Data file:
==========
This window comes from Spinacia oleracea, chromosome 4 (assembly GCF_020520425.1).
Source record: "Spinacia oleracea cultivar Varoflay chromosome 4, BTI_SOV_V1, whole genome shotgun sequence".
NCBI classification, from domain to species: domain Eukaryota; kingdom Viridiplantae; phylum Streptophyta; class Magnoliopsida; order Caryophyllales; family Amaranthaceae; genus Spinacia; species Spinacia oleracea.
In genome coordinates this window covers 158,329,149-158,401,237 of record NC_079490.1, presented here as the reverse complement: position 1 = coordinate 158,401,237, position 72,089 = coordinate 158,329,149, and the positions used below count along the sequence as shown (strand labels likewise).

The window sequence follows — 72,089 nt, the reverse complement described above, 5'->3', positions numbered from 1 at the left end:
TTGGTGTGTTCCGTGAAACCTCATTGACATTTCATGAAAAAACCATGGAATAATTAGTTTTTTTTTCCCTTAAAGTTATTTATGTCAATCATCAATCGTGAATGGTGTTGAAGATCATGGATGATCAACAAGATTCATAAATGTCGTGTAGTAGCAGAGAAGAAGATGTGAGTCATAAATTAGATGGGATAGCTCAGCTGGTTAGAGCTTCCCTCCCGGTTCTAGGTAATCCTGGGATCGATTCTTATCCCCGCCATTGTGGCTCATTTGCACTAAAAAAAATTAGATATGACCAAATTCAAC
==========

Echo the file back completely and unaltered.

This window comes from Spinacia oleracea, chromosome 4 (assembly GCF_020520425.1).
Source record: "Spinacia oleracea cultivar Varoflay chromosome 4, BTI_SOV_V1, whole genome shotgun sequence".
NCBI classification, from domain to species: domain Eukaryota; kingdom Viridiplantae; phylum Streptophyta; class Magnoliopsida; order Caryophyllales; family Amaranthaceae; genus Spinacia; species Spinacia oleracea.
In genome coordinates this window covers 158,329,149-158,401,237 of record NC_079490.1, presented here as the reverse complement: position 1 = coordinate 158,401,237, position 72,089 = coordinate 158,329,149, and the positions used below count along the sequence as shown (strand labels likewise).

The window sequence follows — 72,089 nt, the reverse complement described above, 5'->3', positions numbered from 1 at the left end:
TTGGTGTGTTCCGTGAAACCTCATTGACATTTCATGAAAAAACCATGGAATAATTAGTTTTTTTTTCCCTTAAAGTTATTTATGTCAATCATCAATCGTGAATGGTGTTGAAGATCATGGATGATCAACAAGATTCATAAATGTCGTGTAGTAGCAGAGAAGAAGATGTGAGTCATAAATTAGATGGGATAGCTCAGCTGGTTAGAGCTTCCCTCCCGGTTCTAGGTAATCCTGGGATCGATTCTTATCCCCGCCATTGTGGCTCATTTGCACTAAAAAAAATTAGATATGACCAAATTCAAC